My Mom pictured here from two very different eras. The first picture is a couple of years ago and the second is some time in the mid 1970s at my Grandparents house photographed with her late Brother Gordon.

Today is December 7, 2020 and this time last year I was working as the head coach of a very vibrant and growing fitness program in Davis. What we noticed at this time last year was how many of our people were out sick, very sick. I myself got very sick for a short time and when it was over we all talked about how bad it was and how we were all very glad to be over it. Looking back now, I’m convinced we had Covid 19 before it was announced as landing on our shores.

With that said, we all recovered and none of us thought twice about being around each other in close spaces. It wasn’t until January of this year that we heard about the virus and “how dangerous it is.” I never did deny that this virus existed and when we first learned of it, I was afraid for one person in my life, my Mom.

She had been battling Parkinson’s disease for 15 years at that point and was doing rather well, so we thought. Knowing that she had a compromised immune system, we all took the precautions that were given to us for that time which were simply quarantine, social distance and use a mask if you feel the need to. Her family and I all followed these guidelines and after not seeing her for 2 weeks she had to call us together for the worst news we could have received. She had been diagnosed with stage 4 lung cancer a couple of months prior to the pandemic but couldn’t find a way to tell us. She didn’t want to believe it herself.

The pandemic added a host of new problems to our situation and eventually forced her to make a decision that during any other year would not have to have been made so quickly. She decided to go onto hospice care so that she could be near us. Had she chosen to take hospital care and try a surgery she would have been kept from us for months, possibly forever.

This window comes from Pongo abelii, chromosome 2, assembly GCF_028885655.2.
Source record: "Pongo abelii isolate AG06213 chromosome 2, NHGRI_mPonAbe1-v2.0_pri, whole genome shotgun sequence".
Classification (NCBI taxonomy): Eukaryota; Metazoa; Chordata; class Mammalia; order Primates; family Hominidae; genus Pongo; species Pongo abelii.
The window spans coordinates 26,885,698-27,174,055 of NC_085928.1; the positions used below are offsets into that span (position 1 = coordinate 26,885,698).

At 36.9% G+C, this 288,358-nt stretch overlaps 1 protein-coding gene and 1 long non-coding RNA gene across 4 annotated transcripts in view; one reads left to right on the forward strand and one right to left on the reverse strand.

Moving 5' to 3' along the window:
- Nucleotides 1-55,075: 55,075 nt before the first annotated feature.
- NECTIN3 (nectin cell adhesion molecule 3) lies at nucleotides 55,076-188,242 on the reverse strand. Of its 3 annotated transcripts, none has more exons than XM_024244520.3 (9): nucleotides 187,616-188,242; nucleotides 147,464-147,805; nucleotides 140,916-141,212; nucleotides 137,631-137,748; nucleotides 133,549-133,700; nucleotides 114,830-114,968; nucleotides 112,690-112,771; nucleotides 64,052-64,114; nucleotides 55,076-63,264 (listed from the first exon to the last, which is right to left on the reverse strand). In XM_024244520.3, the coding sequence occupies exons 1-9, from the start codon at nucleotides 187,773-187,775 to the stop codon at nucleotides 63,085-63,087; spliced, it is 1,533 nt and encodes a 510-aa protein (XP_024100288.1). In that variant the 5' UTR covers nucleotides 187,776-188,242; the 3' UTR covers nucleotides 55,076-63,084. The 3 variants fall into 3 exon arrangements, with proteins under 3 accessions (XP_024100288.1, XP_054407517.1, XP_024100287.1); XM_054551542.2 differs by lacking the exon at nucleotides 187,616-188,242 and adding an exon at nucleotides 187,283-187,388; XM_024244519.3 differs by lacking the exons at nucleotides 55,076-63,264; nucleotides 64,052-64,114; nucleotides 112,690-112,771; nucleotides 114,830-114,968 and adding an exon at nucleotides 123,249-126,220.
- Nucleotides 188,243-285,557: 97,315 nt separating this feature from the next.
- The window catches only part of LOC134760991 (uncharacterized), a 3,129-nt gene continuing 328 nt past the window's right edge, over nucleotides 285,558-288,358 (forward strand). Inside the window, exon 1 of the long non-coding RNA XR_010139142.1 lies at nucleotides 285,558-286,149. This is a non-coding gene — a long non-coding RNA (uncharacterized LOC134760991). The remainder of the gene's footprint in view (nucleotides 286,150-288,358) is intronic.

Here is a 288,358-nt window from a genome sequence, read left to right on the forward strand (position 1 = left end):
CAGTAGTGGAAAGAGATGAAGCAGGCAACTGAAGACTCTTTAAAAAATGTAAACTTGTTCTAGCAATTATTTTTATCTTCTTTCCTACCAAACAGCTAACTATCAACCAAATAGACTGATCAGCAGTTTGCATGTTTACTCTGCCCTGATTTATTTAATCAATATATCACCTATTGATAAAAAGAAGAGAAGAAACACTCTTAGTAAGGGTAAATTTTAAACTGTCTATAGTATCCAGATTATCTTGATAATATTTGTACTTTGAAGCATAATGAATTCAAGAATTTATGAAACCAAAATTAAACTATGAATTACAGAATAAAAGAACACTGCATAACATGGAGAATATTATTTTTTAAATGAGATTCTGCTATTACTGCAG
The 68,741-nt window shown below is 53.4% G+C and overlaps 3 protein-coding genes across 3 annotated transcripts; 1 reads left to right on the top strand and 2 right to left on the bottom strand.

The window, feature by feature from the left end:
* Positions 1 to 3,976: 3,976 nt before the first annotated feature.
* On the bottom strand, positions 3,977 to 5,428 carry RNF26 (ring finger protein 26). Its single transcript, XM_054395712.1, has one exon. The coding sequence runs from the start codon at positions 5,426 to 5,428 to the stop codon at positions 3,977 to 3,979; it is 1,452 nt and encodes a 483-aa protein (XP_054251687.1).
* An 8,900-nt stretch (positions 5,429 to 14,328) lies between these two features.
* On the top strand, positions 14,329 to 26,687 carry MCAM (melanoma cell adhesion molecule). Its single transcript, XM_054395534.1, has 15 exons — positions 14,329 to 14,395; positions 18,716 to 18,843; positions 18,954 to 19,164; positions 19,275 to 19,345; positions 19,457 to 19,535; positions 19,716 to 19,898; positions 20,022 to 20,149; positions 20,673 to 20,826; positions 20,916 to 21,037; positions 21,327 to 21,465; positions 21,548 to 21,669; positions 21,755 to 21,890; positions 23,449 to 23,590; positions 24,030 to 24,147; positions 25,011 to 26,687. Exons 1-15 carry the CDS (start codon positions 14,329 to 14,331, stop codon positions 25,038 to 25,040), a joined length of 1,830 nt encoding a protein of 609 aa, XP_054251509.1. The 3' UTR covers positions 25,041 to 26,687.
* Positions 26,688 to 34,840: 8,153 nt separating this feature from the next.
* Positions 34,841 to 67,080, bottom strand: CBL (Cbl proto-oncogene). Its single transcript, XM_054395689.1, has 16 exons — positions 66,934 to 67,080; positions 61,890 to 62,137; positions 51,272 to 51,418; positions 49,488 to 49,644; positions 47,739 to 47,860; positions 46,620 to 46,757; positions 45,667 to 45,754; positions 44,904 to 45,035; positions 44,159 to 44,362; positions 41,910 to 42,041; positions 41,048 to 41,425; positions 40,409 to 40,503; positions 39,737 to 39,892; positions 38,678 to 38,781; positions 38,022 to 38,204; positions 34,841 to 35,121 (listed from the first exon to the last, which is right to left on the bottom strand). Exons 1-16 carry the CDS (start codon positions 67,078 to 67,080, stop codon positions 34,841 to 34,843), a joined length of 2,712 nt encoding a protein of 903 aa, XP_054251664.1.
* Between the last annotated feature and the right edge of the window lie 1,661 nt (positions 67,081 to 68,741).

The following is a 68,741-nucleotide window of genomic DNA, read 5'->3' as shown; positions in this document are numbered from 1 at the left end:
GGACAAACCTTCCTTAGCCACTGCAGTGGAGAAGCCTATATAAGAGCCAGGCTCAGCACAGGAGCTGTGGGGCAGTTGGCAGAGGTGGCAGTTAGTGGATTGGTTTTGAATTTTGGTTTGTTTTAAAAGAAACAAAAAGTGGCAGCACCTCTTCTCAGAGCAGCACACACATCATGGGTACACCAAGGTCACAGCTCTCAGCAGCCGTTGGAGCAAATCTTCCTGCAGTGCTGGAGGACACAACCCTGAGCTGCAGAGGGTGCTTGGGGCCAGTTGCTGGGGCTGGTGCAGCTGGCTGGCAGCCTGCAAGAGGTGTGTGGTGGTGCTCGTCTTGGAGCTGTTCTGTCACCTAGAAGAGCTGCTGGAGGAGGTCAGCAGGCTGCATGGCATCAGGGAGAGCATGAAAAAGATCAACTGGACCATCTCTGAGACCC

My Sisters and I took on the role of caregivers and with the news growing of a virus with deadly implications we cared for our dying Mother. It took one week for her to deteriorate into her final breath and leave us forever.

I’m so thankful that she made the nearly impossible decision to go into hospice and not the hospital. Nothing in my life will be that type of difficult and the memories of her final days are painful and dark but at least I experienced them with her. I am forever thankful for that.

My kids and wife have been stronger than I could have imagined they would be and my sisters and I are closer than ever. I have strong opinions on our current situation and I could rant and rave about how wrong this or that has been or how people’s reactions have affected me and my family but to be honest, it all seems sort of trivial after losing her. I know who I am and what I believe and I have an immediate family that supports those beliefs. We are a strong family full of faith and determination to live our lives free of fear and full of hope.

This year has been defined by the loss of my biggest fan and supporter, not the craziness of the pandemic. I will always shake your hand, give you a hug or even a kiss on the cheek because I can’t live in fear.